Who Are you?
As I was raised between The United States and Dominican Republic, adulthood was dictated by cultural expectations to go to college, getting a salary job, marriage, buying a house, having kids, and finally retire at 65, that was not the life that I wanted. In my early 20s I realized that I needed to take control of the life that I always dreamed of.
I did not expect to plan trips with friends that would always fall through, I learned to be able to enjoy my own company, to be able to sit down at a restaurant or bar by myself and enjoy the outing, that cultures are different than what media and society feeds us, that even though religions have had a history of dividing us there are people who accept you for who you are. In an overall, I learned how to see life.
In my teenage years there would be sleepless nights that I would just lay down in bed and imagine myself travelling around the world after high school, one movie that I used to watch multiple times was Eurotrip. Travelling was for the rich, that you needed too much money to be able to go abroad, this was the belief I had composed.
Side note: Because I was born in the United States, it gives me the opportunity to travel to many countries without difficulties and my national currency is higher than other nations which helps me to save for trips abroad faster, but I would also like to point out that I have met many travelers who are from other nations who worked to be able to travel and explore the world. In other words: Do not think that some of us woke up with money, all of us worked hard on our own ways to be able to do what we love, even if it meant cleaning toilets on the weekends to be able to pay for college, which I proudly did.
I always heard the cliche phrase “traveling changes you” and it was just an exaggeration from people who wanted to brag about traveling but, when I started backpacking for 7 weeks (about 1 and a half months) at 25 years old after quitting my yearlong dreadful job, I changed.
What Made Me Fall in Love with Traveling?
As the days approached for my 6+ months backpacking trip through Latin America, I felt the stress of packing everything I own, giving up my place of 3 years, quitting my job which meant that I would not see money flow the following months, but it was something I needed to do.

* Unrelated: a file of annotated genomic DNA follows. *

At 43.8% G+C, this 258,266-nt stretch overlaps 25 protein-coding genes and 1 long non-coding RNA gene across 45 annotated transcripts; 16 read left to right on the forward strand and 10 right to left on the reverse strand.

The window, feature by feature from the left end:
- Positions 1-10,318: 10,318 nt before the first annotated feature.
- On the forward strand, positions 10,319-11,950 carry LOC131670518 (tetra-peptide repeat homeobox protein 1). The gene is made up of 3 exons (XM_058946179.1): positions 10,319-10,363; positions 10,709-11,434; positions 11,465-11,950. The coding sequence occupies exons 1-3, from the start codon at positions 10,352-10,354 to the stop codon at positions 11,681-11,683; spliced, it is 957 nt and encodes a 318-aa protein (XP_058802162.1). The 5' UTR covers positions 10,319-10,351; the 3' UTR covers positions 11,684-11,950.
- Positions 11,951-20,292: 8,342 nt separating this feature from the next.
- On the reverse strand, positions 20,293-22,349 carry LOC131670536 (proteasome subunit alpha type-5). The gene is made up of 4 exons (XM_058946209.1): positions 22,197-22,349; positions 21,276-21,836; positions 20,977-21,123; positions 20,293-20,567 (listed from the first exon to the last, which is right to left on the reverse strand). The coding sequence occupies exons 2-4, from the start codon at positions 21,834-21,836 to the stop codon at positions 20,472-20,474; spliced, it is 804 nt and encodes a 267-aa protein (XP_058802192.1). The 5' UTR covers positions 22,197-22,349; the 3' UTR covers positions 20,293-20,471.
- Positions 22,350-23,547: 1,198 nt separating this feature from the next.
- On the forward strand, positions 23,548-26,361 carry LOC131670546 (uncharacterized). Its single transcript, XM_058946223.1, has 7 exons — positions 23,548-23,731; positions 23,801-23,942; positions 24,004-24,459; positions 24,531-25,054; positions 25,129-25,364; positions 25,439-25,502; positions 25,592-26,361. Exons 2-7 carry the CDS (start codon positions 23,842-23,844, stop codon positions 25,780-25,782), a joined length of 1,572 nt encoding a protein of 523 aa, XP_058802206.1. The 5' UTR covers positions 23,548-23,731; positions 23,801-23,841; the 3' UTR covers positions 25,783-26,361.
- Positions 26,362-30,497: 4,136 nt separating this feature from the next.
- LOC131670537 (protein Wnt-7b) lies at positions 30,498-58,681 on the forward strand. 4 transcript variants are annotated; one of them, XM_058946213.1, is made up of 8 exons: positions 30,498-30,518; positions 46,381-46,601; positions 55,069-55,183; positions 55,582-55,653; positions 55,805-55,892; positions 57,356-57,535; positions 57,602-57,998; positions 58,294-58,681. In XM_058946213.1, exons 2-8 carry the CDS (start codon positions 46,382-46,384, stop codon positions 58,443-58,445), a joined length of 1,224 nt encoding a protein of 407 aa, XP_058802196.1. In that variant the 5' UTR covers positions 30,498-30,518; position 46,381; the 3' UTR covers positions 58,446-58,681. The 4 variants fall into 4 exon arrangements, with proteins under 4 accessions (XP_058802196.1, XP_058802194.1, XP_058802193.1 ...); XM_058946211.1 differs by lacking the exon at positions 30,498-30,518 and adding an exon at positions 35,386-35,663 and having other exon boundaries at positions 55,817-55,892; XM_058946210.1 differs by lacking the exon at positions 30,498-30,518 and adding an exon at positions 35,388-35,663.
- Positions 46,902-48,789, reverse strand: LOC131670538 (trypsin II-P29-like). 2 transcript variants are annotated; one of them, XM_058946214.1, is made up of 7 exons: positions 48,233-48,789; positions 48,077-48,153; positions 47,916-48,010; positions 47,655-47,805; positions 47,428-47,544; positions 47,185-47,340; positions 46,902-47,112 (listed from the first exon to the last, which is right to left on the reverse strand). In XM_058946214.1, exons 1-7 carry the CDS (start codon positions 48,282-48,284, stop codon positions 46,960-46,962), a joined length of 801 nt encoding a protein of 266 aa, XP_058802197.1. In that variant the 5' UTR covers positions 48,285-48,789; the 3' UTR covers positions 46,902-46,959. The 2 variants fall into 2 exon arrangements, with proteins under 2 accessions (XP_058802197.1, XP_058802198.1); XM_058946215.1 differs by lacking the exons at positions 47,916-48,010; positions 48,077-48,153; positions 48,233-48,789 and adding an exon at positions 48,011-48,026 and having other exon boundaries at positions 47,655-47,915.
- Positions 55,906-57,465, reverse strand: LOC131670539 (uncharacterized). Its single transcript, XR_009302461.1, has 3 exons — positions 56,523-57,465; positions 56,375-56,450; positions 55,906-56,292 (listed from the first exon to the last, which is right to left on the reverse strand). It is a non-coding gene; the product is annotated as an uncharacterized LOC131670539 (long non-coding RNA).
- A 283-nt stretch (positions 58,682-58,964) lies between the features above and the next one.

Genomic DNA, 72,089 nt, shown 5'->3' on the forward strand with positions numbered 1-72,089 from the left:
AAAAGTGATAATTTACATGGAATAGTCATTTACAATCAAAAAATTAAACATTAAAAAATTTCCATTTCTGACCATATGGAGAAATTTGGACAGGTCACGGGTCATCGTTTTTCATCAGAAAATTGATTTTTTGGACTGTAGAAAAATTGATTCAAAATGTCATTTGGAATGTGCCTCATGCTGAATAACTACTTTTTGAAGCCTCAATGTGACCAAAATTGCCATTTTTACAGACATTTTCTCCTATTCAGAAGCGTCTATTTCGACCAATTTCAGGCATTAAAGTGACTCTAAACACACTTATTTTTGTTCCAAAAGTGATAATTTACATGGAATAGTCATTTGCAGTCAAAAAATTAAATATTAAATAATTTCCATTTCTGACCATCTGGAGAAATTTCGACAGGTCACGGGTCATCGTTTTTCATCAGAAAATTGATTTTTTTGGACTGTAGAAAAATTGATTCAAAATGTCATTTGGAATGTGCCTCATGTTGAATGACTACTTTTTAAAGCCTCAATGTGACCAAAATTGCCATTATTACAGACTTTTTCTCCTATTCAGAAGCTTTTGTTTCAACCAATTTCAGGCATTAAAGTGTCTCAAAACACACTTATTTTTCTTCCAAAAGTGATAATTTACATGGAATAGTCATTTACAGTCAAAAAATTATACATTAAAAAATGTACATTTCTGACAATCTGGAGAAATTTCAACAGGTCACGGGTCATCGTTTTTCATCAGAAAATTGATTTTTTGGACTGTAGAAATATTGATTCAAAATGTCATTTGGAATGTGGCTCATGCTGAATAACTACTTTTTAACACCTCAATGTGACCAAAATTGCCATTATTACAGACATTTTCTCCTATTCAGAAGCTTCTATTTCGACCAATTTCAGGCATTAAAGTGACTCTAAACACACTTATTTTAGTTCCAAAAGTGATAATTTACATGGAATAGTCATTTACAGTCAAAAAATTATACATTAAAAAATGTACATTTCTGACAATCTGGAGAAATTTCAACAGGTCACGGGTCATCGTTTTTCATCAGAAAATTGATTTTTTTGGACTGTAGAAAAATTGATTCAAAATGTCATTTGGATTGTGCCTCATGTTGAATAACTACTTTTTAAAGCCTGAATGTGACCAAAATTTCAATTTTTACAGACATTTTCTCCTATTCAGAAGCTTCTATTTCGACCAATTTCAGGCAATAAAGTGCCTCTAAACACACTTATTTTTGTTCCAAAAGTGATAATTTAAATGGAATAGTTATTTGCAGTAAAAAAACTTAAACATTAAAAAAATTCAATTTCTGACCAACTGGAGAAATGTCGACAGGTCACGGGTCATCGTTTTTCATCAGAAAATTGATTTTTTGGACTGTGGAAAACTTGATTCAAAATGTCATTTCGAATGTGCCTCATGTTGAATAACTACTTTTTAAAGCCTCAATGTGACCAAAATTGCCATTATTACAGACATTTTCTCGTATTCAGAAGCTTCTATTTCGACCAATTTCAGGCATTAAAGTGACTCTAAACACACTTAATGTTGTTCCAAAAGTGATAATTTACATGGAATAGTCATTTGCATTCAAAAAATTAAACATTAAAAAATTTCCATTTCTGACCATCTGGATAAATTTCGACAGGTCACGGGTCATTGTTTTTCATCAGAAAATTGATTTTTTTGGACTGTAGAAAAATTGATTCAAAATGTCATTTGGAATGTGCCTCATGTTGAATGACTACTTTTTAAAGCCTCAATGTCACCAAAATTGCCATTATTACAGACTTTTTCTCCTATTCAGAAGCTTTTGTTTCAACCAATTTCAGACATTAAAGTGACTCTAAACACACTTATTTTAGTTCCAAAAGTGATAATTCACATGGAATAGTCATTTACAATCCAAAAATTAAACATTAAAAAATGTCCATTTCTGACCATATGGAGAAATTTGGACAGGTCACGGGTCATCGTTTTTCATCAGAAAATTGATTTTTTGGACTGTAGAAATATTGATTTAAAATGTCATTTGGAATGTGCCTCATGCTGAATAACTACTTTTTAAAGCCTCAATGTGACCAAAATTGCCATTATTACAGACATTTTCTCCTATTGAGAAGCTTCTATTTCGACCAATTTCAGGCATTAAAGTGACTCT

One thing I never read is how much stuff we hold. I always brag about how minimalist I am but, I held to many things that I did not see in plain eyesight. The purge of just getting rid of unnecessary things was like a belt being loose after being too tight.
Luckily, I have supportive friends and family that motivated me to finally do this trip, my brothers helped me move all my belongings and my sister who provided her home for me to storage everything because I was not sure if I would return to New York.
Even though I previously said I have support, there were occasions that someone would say things about certain countries I planned to visit to make me rethink about traveling. I found out that it was individuals that had never left their comfort zone, or as I call it “bubble.” Few said that I am crazy for leaving a stable job but what I find it crazy is the comfortability we take that can be a dangerous weapon because it stops us from living our true life, the one we desire and genuinely want, for me it is traveling.
“Are you crazy?” “Yes, crazy to live life.”
For a year, I used to have a roommate that was in her late 40s, we used to sit at our kitchen table and talk about life, our retirement plans, my travels, and backpacking, and how she wanted to start traveling in 9 years when she was going to finally retire. Sadly, she did not make it. Getting that text from the property owner kept me in shock for a few days, I was just sitting down and laughing with her two days earlier. Deep down, this was the extra push I needed to finally do this trip. I was hesitant to finally do it because of the pandemic.
Loss of a Roommate: